Black lines in Pic are were I will cut then the top 2inch thick 24" wide granite top plate will go on floor in front. Giveing me 4 feet of granite for a harth pad. (and be more behind)
The red x I will be removing all the wood so that it sits at the same height as the current floor. Then adding cement bored ( durrock or the like) to the back and sides then I was thinking a one inch mettle spacer crating a air gap, then anther 3/4 thick durrock. Then ether granite block Min 2.5 inch thick to match the rest of the fireplace. Or open to ideas? The floor I was planning on using the same granite stone to match."
the Bk is top vented but once I make these changes it will give me well over 52" inchs in height to play with. A bk 40 is between
Overall Height (w/ Z1713 Leg Kit) 36 1/2”
Overall Height (w/ Z4815 Base Kit) 32 5/8”
Overall Height (w/ Z3903 Pedestal Kit) 38 3/8” (974 mm)

Did I explain it in a way that makes sense now?
 
Last edited:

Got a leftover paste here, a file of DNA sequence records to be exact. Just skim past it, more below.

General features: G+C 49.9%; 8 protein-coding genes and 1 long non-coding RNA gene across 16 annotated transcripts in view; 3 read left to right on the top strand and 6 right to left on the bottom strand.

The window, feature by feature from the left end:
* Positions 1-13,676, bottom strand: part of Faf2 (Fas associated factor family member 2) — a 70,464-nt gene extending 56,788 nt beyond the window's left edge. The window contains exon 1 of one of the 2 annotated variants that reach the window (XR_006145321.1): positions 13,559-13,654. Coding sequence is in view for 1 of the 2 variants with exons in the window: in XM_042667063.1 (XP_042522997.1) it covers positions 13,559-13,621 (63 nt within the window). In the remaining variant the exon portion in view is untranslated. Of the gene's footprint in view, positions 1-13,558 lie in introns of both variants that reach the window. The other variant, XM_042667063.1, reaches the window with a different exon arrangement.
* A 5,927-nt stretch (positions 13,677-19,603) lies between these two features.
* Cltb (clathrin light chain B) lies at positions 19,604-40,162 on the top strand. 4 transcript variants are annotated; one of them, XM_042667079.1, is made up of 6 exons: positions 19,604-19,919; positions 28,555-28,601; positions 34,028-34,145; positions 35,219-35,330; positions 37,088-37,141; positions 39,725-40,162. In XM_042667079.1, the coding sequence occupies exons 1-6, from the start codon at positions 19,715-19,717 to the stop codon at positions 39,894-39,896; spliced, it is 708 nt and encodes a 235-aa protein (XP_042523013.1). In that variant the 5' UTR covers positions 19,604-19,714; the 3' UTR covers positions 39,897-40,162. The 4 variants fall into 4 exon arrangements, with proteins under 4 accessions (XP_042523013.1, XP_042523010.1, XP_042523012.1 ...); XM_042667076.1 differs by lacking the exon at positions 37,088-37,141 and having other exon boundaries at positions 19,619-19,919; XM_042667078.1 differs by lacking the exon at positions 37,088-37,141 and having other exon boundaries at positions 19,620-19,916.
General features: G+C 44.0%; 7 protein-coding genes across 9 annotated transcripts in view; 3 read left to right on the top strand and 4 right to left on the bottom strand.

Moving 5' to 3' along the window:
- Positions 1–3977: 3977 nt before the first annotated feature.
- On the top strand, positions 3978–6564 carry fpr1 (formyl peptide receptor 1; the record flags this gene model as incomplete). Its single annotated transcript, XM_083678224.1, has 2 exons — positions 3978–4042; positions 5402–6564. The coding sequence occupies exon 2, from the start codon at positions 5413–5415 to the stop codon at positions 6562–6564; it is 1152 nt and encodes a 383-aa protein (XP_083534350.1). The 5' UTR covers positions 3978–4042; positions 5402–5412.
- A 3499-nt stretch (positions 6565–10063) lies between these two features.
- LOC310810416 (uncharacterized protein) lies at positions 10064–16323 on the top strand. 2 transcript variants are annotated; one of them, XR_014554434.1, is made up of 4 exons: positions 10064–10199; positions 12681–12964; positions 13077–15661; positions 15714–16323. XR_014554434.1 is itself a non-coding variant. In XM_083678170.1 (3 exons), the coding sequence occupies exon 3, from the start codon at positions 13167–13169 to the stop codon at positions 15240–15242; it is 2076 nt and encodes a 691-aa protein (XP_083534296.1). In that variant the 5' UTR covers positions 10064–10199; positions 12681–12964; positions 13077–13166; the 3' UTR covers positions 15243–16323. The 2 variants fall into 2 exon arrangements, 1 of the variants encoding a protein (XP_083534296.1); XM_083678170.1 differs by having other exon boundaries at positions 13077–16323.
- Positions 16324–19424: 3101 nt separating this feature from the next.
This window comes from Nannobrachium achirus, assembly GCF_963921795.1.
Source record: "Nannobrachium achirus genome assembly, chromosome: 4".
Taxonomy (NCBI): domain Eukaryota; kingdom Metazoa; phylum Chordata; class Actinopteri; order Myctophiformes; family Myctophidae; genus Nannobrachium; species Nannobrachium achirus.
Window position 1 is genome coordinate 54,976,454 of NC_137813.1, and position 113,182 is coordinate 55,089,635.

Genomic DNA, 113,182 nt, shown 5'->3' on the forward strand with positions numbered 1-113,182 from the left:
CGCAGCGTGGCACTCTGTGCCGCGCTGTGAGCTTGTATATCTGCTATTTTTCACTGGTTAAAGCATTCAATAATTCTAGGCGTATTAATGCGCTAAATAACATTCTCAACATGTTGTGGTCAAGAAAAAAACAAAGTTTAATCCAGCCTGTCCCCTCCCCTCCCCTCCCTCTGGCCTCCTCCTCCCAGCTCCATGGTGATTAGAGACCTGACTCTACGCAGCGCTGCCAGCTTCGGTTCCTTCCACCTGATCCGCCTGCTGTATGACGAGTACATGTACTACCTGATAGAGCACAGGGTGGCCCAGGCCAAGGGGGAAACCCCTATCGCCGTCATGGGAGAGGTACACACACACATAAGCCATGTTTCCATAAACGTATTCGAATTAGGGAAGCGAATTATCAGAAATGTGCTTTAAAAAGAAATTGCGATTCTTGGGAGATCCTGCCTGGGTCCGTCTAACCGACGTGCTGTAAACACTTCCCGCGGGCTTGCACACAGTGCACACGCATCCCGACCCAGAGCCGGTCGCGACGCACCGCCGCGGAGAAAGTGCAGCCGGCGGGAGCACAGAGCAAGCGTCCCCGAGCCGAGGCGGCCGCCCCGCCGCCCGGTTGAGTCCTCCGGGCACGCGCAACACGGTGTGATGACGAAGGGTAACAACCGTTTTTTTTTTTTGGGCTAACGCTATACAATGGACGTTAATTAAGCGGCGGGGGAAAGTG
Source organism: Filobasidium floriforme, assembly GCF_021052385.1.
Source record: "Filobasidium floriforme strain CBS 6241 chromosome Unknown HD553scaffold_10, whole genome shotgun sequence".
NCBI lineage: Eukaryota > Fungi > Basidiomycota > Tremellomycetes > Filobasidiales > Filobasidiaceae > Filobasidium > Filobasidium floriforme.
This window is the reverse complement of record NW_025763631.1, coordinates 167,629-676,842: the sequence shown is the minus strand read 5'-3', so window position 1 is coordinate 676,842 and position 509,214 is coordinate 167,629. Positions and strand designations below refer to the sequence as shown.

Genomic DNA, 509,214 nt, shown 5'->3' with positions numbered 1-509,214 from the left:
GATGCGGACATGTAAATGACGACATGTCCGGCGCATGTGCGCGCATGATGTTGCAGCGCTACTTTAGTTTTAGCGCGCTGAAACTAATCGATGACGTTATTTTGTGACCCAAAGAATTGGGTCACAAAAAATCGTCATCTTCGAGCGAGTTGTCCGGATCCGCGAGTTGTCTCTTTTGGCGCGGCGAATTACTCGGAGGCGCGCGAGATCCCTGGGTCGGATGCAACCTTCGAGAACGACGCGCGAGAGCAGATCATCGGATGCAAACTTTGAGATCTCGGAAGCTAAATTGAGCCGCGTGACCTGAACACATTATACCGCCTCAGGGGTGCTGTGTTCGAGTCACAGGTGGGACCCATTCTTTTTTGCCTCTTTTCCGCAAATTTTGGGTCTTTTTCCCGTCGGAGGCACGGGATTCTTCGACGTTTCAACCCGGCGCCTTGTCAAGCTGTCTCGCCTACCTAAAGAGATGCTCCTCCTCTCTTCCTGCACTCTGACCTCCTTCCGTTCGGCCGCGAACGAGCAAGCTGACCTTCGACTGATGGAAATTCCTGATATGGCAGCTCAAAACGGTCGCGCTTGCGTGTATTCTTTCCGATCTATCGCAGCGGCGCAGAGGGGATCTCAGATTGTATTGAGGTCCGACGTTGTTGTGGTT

kennyp2339

Minister of Fire
Feb 16, 2014
6,697
07462
Still no good, if the stove is going to be recessed into the wooden chase you will need to look up the alcove clearances, doesnt matter what brand stove your going with, each stove has its own clearances set by factory testing.
 

Teachme

New Member
Nov 16, 2021
70
MA
Still no good, if the stove is going to be recessed into the wooden chase you will need to look up the alcove clearances, doesnt matter what brand stove your going with, each stove has its own clearances set by factory testing.
The Bk 40 doesn't have it on there site that I have seen yet any one no what the alcove clearance is on a bk 40? In any case it will not be set in the alcove but just out side it by a few inchs like the old stove was.
 

stoveliker

Minister of Fire
Nov 17, 2019
6,200
Long Island NY
Download the manual from the site; it has all the info you need
 

begreen

Mooderator